Whitey on Mars

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Andrew Russell is Dean and Professor in the College of Arts & Sciences at SUNY Polytechnic Institute in Utica, New York. He is the author of Open Standards and the Digital Age (2014) and co-editor of Ada’s Legacy (2015). 

Lee Vinsel is an assistant professor of science and technology studies at the Stevens Institute of Technology in Hoboken, New Jersey. He is working on the book Taming the American Idol: Cars, Risks, and Regulations.

There are good reasons to worry about the future of humanity. Do we have a future, and if so, how much and what kind? For most people, it’s easier to feel these existential concerns for our species than it is to do something about them. But some are taking action. On 27 September 2016, the SpaceX founder Elon Musk made a bold, direct claim: that, in order to survive an inevitable extinction event, humans would need to ‘become a space-faring civilisation and a multi-planetary species’. Pulses raced and the media swooned. Headlines appeared in the business and technology press about Musk’s plan to save humanity. Experts and laypeople alike debated details of the rockets, spacecraft and fuel needed for Musk’s journey to Mars. The excitement was palpable, and it was evident at the press conference. During the Q&A that followed the announcement, Musk said that his goal was to inspire humanity. One audience member yelled: ‘[Musk] inspires the shit out of us!’ Another offered him a kiss.

Musk’s plan to colonise Mars is a sign of an older and recurring social problem. What happens when the rich and powerful isolate themselves from everyday concerns? Musk wants to innovate and leave Earth, rather than to take care of it, or fix it, and stay. Like so many of his peers in the innovating and disrupting classes, Musk prefers to dwell in fantasy and science fiction, safely removed from the world of here and now. Musk is a utopian, in the original Greek meaning: ‘no place’. Repulsed by the world we all share, he dreams of a place that does not exist.

His announcement parallels an earlier moment in the history of spaceflight, the Apollo missions of the 1960s to send American men to the Moon. Musk himself made the comparison, when he described the Apollo missions as ‘probably the greatest achievements of humanity’. The US space program got a major boost from Cold War competition with the Soviet Union, especially the Soviet launch of Sputnik in 1957. The extraordinary achievement of Sputnik pushed US scientists and political leaders to try to re-establish the country’s scientific and technological supremacy. The Apollo missions began a few years later, with President John F Kennedy’s bold declaration in 1961, and culminated with the manned Moon landing of Apollo 11 on 20 July 1969. The program captured the imagination of the nation, indeed the world, and remains an inspiring story of teamwork, wonder, technological achievement and ingenuity.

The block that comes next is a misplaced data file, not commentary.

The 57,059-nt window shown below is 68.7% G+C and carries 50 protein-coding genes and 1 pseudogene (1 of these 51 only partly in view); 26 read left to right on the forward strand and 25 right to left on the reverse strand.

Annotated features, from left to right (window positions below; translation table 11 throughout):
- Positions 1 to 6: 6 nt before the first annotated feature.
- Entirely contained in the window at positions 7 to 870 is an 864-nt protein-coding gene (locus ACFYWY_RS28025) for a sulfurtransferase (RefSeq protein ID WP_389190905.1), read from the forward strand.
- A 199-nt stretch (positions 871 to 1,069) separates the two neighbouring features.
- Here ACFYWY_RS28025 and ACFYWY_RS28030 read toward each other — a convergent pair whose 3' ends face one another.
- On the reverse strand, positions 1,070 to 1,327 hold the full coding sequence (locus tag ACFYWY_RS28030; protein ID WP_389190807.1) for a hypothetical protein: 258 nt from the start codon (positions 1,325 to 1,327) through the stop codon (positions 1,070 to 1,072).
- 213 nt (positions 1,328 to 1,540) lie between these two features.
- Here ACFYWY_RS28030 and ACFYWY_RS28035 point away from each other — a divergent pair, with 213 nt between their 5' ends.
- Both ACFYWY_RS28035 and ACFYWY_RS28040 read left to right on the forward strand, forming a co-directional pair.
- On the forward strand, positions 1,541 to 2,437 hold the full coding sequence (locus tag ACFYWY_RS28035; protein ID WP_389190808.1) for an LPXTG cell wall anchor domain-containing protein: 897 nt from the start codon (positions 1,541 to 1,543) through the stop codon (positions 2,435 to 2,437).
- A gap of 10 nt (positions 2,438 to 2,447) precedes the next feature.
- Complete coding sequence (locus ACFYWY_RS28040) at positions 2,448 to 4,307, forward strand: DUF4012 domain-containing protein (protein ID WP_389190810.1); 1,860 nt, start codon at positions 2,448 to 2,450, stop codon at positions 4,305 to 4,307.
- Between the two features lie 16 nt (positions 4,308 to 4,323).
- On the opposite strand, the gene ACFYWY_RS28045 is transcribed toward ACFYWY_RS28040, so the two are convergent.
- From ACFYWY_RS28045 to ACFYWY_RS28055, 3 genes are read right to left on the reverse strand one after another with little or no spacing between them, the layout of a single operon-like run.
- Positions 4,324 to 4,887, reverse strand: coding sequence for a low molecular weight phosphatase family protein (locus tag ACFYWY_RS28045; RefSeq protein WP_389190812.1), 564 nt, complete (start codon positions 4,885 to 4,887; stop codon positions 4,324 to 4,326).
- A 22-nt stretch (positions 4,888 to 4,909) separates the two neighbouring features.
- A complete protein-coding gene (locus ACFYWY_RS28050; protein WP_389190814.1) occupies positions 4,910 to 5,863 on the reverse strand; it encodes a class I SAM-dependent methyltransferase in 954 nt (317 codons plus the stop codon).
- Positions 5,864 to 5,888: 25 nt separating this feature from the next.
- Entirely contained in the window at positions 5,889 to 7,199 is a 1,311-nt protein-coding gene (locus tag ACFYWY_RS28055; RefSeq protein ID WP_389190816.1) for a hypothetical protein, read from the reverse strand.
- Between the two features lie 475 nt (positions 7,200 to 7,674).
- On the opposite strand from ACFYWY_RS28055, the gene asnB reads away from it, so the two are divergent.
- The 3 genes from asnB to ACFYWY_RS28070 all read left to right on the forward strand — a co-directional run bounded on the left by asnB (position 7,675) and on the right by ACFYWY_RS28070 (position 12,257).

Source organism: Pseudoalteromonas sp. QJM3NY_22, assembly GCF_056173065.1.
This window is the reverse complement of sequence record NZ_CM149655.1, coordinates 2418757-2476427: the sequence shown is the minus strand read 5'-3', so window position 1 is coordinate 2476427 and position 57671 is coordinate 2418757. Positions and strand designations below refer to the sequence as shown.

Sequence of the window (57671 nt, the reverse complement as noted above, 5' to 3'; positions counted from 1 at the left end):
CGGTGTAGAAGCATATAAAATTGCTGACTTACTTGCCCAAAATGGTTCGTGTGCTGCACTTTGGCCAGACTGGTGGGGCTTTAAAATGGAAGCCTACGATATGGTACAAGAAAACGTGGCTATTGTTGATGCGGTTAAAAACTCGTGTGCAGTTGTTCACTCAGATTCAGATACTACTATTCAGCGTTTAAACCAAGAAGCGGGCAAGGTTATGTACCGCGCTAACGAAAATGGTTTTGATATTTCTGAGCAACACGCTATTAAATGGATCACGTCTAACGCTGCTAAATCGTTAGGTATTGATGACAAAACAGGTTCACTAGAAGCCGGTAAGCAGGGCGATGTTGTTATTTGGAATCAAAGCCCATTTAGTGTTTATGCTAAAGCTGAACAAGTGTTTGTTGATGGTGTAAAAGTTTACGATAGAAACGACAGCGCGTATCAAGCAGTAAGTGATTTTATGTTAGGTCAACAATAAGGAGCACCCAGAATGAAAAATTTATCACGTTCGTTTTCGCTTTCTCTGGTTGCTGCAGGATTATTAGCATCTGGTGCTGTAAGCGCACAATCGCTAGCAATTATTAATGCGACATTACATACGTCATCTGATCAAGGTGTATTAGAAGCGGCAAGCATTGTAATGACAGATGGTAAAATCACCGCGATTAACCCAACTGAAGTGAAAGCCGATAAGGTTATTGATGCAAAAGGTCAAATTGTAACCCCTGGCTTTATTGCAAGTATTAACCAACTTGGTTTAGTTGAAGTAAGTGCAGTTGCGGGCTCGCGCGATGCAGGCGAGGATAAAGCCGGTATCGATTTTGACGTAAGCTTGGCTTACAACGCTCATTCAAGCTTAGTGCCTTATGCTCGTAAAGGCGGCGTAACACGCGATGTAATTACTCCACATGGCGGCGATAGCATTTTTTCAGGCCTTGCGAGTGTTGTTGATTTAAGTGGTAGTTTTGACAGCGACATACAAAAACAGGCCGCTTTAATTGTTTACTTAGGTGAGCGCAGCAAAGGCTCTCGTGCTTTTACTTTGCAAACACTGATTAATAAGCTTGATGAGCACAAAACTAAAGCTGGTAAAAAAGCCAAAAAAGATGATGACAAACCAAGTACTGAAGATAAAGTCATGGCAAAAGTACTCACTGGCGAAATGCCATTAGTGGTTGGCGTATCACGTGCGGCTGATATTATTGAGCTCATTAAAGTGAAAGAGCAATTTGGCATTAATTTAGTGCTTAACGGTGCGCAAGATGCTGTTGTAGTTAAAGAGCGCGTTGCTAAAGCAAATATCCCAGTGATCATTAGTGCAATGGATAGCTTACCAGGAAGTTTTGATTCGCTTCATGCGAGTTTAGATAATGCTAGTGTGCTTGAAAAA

The lore of Apollo 11 as a Cold War triumph also serves to direct attention away from some of the less glorious aspects of the US at the time. Many contemporary Americans viewed the Apollo program with deep skepticism, and some were even morally critical. One such critic was the Reverend Ralph Abernathy, who became president of the Southern Christian Leadership Council after Martin Luther King’s assassination in April 1968.

Before his death, King had turned his political activism toward the problems of economic inequality and poverty. Abernathy stayed with this focus, and continued to organise people around addressing economic issues for black and white Americans. In July 1969, with the Apollo 11 launch, Abernathy saw an opportunity to keep economic justice on the nation’s conscience. He announced a march to Cape Canaveral in Florida, the rocket launch site. Accompanied by a few hundred people, Abernathy asked for a meeting with NASA. He wanted to win NASA’s support and technical expertise in the fight against poverty, hunger and social problems. Abernathy told NASA officials, as one of them recalled: ‘The money for the space program should be spent to feed the hungry, clothe the naked, tend the sick, and house the shelterless.’ To NASA’s credit, their historian and Smithsonian curator Roger Launius has documented and published on Abernathy’s protests and his dialogue with NASA.

Abernathy’s insight about the priorities of a country that could send men into space while millions of Americans lacked medical care, shelter and food found a new voice in Gil Scott-Heron. The poet and musician, who had cultivated a reputation for his socially charged spoken-word performances, debuted a new piece: ‘Whitey on the Moon’ (1970):

A rat done bit my sister Nell
(With Whitey on the Moon)
Her face and arms began to swell
(And Whitey’s on the Moon)
I can’t pay no doctor bill
(But Whitey’s on the Moon)
Ten years from now I’ll be paying still
(While Whitey’s on the Moon)

But neither Abernathy’s protest nor Scott-Heron’s anthem moved the country’s political priorities from space exploration to the provision of housing or health care. US adventures into outer space – white men in expensive, gleaming white spaceships – captivated popular attention and support in ways that urban poverty did not. Americans continued to send their tax revenues to the heavens…

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https://aeon.co/essays/is-a-mission-to-mars-morally-defensible-given-todays-real-needs

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